It started off as a simple trip to a Bruster's ice cream shop in Auburn, Ala., on October 14, 2017.
It ended it unthinkable horror.
Sadie Grace Andrews, 3, was playing with her two siblings at the shop when she disappeared. Her parents, frantic, called the police to report her missing.
When emergency workers arrived a few minutes later, she had been found, covered in greasy sludge and unresponsive.
The 3-year-old had apparently fallen through the lid of one of the ice cream shop's grease traps, plunged six feet and drowned. The family were desperately trying to perform CPR on the 3-year-old, to no avail, the Lee County coroner told the Ledger-Enquirer.
She was pronounced dead at East Alabama Medical Center at around 1:30 p.m., about a half-hour after the first call to police.
The death, which was ruled accidental, sent a shockwave through the community. People from across the county raised more than $18,000 to help the family pay for funeral expenses, and Bruster's CEO Jim Sahen released a statement about the death.
"On behalf of the entire Bruster’s Real Ice Cream Family, our sincerest sympathies goes to the Andrews family, their friends and all of those touched by this horrible accident. We cannot imagine the grief the family is going through," he said.
"A thorough investigation is underway to determine how this tragedy occurred. As a precaution, we have asked all of our franchisees to conduct an additional inspection of their grease traps to make sure they are safe. As a father and grandfather myself, I cannot imagine the grief the family is going through."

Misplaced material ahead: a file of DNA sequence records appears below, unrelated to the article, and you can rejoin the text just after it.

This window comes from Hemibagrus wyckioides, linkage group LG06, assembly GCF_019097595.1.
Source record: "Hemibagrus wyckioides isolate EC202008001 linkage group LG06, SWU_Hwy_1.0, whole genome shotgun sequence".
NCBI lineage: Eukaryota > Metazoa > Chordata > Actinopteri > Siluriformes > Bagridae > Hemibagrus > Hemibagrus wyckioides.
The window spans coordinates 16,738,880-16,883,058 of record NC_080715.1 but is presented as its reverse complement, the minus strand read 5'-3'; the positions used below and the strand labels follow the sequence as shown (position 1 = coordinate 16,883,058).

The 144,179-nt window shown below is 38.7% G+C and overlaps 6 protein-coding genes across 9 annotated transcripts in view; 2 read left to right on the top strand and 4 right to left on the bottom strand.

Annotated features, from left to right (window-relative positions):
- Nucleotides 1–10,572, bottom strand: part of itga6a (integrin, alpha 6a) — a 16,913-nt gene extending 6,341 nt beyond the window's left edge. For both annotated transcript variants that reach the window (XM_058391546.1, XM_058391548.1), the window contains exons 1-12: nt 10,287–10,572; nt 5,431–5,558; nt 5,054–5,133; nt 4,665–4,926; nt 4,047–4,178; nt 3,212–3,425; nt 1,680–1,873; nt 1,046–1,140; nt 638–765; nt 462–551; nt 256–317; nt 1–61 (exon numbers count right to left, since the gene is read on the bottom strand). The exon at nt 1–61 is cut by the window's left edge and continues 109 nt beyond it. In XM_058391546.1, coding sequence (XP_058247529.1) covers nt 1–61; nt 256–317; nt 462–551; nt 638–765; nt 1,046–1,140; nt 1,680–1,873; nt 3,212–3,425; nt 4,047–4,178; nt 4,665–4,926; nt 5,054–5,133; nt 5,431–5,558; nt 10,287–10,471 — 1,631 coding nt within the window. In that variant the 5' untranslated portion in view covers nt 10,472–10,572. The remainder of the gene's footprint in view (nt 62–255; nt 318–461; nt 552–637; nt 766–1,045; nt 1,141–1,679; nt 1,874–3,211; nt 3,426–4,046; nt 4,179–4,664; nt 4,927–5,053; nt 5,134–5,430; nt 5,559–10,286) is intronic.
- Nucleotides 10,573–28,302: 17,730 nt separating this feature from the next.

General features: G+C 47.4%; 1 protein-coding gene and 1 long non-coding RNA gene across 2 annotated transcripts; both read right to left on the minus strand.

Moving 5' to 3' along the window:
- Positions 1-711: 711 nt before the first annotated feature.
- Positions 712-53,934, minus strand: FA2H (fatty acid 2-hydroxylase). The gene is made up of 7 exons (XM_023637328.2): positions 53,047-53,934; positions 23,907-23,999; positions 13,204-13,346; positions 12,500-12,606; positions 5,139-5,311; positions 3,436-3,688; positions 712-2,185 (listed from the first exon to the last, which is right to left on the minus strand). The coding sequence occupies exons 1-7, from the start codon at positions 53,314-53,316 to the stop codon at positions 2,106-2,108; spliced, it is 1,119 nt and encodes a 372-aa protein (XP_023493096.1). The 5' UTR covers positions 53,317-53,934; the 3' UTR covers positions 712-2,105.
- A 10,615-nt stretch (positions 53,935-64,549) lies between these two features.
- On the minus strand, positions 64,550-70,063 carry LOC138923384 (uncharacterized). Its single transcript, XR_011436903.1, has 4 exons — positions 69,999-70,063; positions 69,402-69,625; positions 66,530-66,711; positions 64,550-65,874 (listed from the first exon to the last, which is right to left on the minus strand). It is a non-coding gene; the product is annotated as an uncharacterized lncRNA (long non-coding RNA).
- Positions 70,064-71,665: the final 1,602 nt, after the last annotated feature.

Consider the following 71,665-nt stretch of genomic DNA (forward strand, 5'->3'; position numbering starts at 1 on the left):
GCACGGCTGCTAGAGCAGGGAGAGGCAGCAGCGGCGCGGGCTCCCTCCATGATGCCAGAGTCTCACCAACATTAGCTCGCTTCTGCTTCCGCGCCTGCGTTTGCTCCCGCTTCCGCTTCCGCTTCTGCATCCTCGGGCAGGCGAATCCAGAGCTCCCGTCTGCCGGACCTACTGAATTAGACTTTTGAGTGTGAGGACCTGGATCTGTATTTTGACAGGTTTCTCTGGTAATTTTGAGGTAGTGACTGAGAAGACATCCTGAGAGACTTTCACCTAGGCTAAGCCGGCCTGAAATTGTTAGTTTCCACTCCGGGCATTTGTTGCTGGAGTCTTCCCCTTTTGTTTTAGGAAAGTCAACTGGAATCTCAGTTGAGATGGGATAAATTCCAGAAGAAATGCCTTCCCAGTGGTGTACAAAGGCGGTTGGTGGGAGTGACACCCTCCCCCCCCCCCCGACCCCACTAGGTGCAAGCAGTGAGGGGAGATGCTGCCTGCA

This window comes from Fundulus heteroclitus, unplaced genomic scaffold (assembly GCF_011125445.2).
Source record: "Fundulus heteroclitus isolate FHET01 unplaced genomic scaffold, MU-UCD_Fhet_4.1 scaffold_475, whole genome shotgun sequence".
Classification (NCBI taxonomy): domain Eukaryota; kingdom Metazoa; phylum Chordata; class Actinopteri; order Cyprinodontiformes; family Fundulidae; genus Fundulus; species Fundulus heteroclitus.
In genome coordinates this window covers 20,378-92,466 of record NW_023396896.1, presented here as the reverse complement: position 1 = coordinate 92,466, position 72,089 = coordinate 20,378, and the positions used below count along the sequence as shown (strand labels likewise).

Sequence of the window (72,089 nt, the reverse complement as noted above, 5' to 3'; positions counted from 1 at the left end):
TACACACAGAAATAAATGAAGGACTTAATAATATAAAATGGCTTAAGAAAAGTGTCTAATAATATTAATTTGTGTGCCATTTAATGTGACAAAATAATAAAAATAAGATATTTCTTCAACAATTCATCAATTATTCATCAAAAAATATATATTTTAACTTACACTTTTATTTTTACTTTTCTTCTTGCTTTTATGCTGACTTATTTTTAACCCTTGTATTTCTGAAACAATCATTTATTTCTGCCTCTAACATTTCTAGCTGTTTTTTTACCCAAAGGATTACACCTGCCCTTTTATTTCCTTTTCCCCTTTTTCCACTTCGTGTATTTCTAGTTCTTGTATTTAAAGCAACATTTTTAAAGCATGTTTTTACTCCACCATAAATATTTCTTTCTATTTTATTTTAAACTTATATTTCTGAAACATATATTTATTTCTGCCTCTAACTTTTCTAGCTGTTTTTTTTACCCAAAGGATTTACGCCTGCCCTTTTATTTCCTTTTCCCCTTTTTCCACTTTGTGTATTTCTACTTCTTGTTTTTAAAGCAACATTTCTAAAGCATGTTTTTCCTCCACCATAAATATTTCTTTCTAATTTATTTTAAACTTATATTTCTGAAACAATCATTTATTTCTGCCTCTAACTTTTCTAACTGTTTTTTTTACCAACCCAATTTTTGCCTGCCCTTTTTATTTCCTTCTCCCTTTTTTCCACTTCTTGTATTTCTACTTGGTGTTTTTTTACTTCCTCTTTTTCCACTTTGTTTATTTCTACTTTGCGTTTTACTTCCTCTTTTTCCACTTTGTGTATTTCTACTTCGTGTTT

Many lids for grease traps around restaurants are made of plastic, because they aren't near areas where they're expected to face heavy loads or a lot of foot traffic. But Sadie's death is making lawmakers rethink whether that should be the case.
One of those lawmakers is State Senator Tom Whatley (R-Lee County), who introduced a bill on January 30 he hopes will prevent any tragedies like this from happening again.
The Sadie Grace Andrews Act, would require any commercial food service establishments with grease traps to provide locking, secure covers around the pits or face penalties.
The bill specifically mandates the covers be designed to prevent access by children and to handle any reasonable expected load. It would also need to have a bolt or locking mechanism and be heavy enough to prevent just anyone from opening it.
If a business doesn't follow the rule, they would be fined $500 for every day they don't correct the problem. That money would then go back to the state to further enforce the law.
Sen. Whatley (R-Lee County) worked with Sadie's family to craft the law, WSFA reported.
“It’s a terrible tragedy, and I will look at everything we can do to make everything safer for children and Alabama families,” Whatley told the Opelika-Auburn News shortly after the accident. “This never should have happened.”